A photo of a house key next to a miniature house

In June 2021, Atlanta home prices were up 22.3% compared to last year, selling at a median price of $400,000 — a year-over-year increase that's one of the highest the Atlanta market has seen.

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Right now, the national real estate market is hot — red hot. And Georgia real estate agents are feeling the heat.

A house near Grant Park in Atlanta that sold for $175,000 four years ago is listed for sale at $669,000. Ready-to-go homes in Columbus are likely to receive two to three offers within its first few days on the market and, if a house doesn’t receive any in the first few days, sellers start to wonder why. 

“It’s insane,” said Kristen Johnson, a real estate agent with the Justin Landis Group in Atlanta. “It’s crazy, and very competitive.” 

In June 2021, Atlanta home prices were up 22.3% compared to last year, selling at a median price of $400,000, according to real estate brokerage Redfin. And although home prices have been increasing on an upward trend over the past five years, this year-over-year increase is one of the highest the Atlanta market has seen.

The reason for the skyrocketing prices is because of the overwhelming demand for houses in the state and across the country, according to Roy Black, a finance professor at Emory University’s business school.

“We’ve got a classic supply and demand imbalance,” Black said. “There was very little construction during COVID, so there’s a lot of houses that didn’t get built that should have gotten built. We don’t have the adequate supply to meet the current demand.”

The high demand comes after potential buyers might have put their buying plans on hold amid the pandemic or after the pandemic made them realize they want more space in a home — and that’s apart from the demand that would normally be there. 

This means that it’s a great time to sell, but it’s expensive and competitive for buyers. On average, Atlanta homes sell after 19 days on the market.

“I guess if you've been cooped up in your house for a year and-a-half, and you were ready to move, you're really ready to move right now,” Black said.

Black also said investors are buying single family houses to eventually rent, which exacerbates the supply and demand issue. He’s watching this trend to see whether the investors will eventually sell the houses back or dump them on the market to create a hyper-supply. 

In Columbus, real estate agent Boon Bickerstaff is selling rural properties to buyers who are leaving their urban homes in search of more space after the pandemic. He also attributes Columbus’ hot market to low interest rates and “pent-up” demand after the 2008 real estate crisis, along with the desire for space. Georgia’s average 30-year fixed mortgage rate is 2.62%.

He said that the market is busy and frustrating for buyers, who might be competing with many others for a home. Plus, “prices seem to be a little inflated right now,” he said. The median price for a home in Columbus is $135,000, according to Redfin.

Johnson thinks that Atlanta is getting into “major city status” due to the influx of people. She’s seeing a lot of first-time homebuyers in the market — and more young millennials.

“Whether we’re talking young, or just a rush into the workforce, they're looking to get more space, because a lot of them are working from home now,” Johnson said.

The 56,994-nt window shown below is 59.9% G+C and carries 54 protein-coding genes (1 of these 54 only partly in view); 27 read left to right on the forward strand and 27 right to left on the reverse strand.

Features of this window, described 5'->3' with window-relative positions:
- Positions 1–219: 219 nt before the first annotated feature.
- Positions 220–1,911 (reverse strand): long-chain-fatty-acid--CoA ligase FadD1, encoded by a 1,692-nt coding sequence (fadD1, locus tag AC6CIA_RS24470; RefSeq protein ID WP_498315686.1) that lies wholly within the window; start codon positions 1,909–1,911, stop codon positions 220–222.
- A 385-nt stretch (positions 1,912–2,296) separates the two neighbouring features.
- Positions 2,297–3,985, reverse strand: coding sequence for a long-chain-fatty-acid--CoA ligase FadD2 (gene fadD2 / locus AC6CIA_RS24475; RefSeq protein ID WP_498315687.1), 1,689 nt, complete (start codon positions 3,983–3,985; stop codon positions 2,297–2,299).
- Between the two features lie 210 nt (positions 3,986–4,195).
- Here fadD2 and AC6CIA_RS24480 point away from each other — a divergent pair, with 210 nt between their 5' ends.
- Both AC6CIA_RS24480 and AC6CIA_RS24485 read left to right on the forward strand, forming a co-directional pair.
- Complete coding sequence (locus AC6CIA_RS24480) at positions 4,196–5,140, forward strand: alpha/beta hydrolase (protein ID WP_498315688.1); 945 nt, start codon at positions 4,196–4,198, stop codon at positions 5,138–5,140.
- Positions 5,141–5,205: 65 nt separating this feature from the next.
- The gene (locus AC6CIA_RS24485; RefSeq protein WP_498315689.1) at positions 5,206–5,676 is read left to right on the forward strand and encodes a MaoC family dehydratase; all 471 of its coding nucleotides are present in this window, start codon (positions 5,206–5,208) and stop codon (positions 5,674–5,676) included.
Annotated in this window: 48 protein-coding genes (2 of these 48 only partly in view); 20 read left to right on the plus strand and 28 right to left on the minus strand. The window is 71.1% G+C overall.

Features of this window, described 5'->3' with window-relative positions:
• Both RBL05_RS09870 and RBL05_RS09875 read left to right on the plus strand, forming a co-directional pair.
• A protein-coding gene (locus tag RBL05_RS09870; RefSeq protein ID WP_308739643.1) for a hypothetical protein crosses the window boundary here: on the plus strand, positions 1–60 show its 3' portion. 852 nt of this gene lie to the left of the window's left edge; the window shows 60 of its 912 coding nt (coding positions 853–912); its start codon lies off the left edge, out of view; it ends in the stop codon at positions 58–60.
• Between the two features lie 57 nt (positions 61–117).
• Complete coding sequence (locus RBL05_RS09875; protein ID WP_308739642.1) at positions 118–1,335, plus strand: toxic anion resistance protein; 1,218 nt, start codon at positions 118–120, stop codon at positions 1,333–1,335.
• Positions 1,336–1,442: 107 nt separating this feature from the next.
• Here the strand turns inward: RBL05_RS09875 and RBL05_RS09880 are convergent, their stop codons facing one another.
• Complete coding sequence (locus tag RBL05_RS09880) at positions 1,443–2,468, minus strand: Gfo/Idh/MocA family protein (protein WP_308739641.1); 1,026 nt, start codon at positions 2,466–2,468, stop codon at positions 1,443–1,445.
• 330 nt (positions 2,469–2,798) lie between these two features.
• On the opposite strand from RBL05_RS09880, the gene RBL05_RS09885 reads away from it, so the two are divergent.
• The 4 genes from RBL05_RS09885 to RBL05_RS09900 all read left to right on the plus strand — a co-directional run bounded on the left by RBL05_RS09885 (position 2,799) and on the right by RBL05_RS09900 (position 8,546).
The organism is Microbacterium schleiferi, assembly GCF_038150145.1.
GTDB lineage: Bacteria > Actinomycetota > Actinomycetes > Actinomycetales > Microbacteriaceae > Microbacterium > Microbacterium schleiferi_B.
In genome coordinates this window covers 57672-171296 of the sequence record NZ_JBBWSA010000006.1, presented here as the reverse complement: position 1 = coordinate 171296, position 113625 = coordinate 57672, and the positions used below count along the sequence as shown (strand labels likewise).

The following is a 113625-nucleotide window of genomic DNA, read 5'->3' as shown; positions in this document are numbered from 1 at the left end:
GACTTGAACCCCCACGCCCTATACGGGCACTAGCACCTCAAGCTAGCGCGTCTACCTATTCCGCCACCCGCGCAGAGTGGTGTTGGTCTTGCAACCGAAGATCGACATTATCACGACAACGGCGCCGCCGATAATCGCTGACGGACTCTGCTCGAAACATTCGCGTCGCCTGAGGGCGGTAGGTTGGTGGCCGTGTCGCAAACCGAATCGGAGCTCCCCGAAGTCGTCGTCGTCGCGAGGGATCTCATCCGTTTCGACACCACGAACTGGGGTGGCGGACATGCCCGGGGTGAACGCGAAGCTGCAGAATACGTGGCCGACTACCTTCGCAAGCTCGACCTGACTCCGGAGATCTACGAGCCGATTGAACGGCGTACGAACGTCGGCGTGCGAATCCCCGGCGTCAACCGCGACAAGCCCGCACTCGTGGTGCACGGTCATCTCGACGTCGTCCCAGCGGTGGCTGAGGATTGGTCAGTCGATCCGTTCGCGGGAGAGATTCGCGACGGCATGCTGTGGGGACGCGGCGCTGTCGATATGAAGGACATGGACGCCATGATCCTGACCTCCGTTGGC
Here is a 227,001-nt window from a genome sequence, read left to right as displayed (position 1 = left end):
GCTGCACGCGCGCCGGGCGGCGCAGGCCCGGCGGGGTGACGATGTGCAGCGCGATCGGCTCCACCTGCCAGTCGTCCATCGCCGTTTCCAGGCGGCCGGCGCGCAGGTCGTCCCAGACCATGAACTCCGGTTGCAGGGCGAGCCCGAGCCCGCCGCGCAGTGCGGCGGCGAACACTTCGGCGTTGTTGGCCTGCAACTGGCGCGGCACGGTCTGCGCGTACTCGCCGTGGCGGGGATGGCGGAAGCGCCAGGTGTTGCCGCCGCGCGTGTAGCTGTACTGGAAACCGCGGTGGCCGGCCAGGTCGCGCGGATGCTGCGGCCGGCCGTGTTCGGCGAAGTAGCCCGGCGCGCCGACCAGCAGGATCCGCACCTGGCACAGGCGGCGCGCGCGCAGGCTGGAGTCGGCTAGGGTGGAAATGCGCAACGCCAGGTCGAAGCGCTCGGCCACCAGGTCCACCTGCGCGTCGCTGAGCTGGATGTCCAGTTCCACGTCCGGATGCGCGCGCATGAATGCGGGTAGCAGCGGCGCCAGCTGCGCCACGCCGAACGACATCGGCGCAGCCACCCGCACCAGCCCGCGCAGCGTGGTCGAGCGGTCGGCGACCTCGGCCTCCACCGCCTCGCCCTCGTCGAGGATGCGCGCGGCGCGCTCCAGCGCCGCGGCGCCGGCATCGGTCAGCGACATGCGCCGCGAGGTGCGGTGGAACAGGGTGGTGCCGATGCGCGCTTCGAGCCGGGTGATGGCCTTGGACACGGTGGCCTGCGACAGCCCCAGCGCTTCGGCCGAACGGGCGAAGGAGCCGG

Still, the first-time homeowners who are buying are doing so when homes are becoming less and less affordable. They’re also buying at a time when they’re facing an increased amount of competitors for the same house.

Even so, Johnson says it’s possible to be a first-time homeowner in this market.

“There are a lot of programs that can help first-time homebuyers,” she said. “I think that’s going to be a huge factor in younger buyers being able to buy homes.” The Georgia Department of Community Affairs’ Georgia Dream Homeownership Program provides mortgage financing for first-time homebuyers, for example.

Black also believes home ownership is still a good option in early adulthood, although he cautions first-time homeowners to be conservative. 

“Don’t buy the most house that you possibly could,” he said. “If you’re going to have 35 or 40 years in your career, you’ve got plenty of time to buy a house, step up a couple of times, and eventually get your dream house.”

He recommends that young first-time homeowners consider condos, which can be a more affordable option and a better fit for young families, couples or single homeowners who want a change from the renting lifestyle.

Bickerstaff also recommends starting small, and being cautious about a first home that could be out of budget. “If, going forward, we do see some type of recession, you don’t want those homeowners to be underwater in their mortgage, and not be able to get out from under it,” he said.

Still, even in the tough market, Johnson encourages those thinking about buying a home to go for it.

“It’s a great time to buy a house, even in a market as competitive as this one,” she said. “There’s a ton of opportunity. And I know that because I’ve helped a ton of people buy houses, so it can happen. But you have to take the first step in at least having a conversation to learn what you need in order to get where you want to be.”

Some signs point to a potential cooling in the market: The number of unsold homes increased by 3.3% from May to June at about 1.25 million housing units, according to the National Association of Realtors. Buyer burnout is also causing some to drop out of their home search, fatigued by bidding wars and high prices. 

Bickerstaff said that things have slowed down with the beginning of the school year, though this pattern comes every year, with the end of summer coinciding with less bids. Even so, he expects things to pick back up, and for prices and demand to remain high.